Diversity in structure and organization is one of the main features of angiosperm mitochondrial genomes (mitogenomes). The ultra-long reads of Oxford Nanopore Technology (ONT) provide an opportunity to obtain a complete mitogenome and investigate the structural variation in unprecedented detail. In this study, we compared mitogenome assembly methods using Illumina and/or ONT sequencing data and obtained the complete mitogenome (208 kb) of Chrysanthemum nankingense
based on the hybrid assembly method. The mitogenome encoded 19 transfer RNA genes, three ribosomal RNA genes, and 34 protein-coding genes with 21 group II introns disrupting eight intron-contained genes. A total of seven medium repeats were related to homologous recombination at different frequencies as supported by the long ONT reads. Subsequently, we investigated the variations in gene content and constitution of 28 near-complete mitogenomes from Asteraceae. A total of six protein-coding genes were missing in all Asteraceae mitogenomes, while four other genes were not detected in some lineages. The core fragments (~88 kb) of the Asteraceae mitogenomes had a higher GC content (~46.7%) than the variable and specific fragments. The phylogenetic topology based on the core fragments of the Asteraceae mitogenomes was highly consistent with the topologies obtained from the corresponding plastid datasets. Our results highlighted the advantages of the complete assembly of the C. nankingense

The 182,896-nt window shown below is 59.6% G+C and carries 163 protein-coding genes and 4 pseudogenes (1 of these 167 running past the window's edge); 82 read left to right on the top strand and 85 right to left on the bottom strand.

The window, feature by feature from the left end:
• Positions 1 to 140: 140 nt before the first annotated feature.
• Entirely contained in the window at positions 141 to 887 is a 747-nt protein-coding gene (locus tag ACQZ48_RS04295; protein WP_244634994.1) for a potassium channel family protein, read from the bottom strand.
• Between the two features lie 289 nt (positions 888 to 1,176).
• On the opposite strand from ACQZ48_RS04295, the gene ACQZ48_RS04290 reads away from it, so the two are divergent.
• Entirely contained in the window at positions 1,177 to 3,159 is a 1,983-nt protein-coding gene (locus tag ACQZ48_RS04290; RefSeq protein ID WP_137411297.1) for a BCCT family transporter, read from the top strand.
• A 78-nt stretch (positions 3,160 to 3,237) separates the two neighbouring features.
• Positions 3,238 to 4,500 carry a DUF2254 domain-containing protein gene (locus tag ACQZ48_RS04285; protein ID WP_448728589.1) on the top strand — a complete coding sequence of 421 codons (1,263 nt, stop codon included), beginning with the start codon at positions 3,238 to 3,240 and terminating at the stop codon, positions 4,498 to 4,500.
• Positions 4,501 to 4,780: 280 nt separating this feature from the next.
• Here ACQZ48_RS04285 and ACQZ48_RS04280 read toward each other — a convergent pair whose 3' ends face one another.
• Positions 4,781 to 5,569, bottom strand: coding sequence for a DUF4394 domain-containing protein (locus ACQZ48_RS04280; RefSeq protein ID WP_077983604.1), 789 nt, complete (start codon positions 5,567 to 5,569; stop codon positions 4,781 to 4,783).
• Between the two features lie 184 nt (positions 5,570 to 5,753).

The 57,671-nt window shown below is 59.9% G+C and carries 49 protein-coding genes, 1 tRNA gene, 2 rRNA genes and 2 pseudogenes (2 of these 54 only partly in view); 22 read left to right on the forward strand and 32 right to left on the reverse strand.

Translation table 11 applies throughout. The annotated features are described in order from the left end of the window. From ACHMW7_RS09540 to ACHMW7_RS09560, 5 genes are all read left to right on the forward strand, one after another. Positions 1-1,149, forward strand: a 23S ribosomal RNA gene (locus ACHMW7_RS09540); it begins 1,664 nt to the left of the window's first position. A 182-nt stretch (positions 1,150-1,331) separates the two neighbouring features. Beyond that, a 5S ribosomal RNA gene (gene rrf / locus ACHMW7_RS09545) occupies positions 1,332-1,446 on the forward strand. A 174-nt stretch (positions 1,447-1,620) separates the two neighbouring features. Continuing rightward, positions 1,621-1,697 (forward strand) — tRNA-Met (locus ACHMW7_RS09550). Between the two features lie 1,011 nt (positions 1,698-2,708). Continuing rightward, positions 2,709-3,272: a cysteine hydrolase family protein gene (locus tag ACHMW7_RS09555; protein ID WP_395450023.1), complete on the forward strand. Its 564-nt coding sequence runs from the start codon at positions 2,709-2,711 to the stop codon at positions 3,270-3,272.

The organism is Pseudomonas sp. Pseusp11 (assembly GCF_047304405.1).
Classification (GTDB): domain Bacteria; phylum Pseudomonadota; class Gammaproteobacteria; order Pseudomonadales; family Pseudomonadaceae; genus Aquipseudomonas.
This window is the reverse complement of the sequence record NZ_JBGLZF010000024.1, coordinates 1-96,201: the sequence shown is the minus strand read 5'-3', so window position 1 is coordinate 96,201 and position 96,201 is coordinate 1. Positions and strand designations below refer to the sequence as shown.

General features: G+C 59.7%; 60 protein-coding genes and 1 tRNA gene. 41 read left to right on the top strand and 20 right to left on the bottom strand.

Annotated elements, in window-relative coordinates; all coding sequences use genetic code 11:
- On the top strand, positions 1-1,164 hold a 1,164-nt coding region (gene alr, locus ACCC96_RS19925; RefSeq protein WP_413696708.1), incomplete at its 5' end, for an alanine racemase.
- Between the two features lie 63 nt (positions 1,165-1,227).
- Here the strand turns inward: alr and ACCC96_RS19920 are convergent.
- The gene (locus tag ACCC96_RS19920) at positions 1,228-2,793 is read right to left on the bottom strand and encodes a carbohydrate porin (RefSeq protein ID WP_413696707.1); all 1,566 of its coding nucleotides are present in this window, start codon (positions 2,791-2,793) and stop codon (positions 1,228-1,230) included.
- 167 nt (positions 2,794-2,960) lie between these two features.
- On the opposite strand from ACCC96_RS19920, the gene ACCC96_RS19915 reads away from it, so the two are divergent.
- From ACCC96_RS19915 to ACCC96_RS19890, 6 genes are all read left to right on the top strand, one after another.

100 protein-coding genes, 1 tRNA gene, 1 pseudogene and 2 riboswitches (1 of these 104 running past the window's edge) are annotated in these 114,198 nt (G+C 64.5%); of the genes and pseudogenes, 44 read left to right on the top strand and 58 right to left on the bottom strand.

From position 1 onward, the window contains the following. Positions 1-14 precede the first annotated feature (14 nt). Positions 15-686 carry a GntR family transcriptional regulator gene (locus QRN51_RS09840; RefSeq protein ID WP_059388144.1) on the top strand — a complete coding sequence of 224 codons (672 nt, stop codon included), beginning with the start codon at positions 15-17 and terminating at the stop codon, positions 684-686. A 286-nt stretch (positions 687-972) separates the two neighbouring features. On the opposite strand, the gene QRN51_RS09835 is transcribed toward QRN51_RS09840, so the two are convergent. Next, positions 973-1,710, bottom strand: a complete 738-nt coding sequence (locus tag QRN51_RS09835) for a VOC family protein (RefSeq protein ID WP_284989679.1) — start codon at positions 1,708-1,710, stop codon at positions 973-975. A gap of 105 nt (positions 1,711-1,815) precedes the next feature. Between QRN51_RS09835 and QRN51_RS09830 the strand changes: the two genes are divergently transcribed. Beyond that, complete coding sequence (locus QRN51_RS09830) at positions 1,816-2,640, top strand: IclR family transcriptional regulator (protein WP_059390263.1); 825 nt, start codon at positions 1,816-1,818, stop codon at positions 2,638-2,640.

mitogenome and the investigation of its structural variation based on ONT sequencing data. Moreover, the method based on local collinear blocks of the mitogenomes could achieve the alignment of highly rearrangeable and variable plant mitogenomes as well as construct a robust phylogenetic topology.
This is an open access article distributed under the Creative Commons Attribution License
which permits unrestricted use, distribution, and reproduction in any medium, provided the original work is properly cited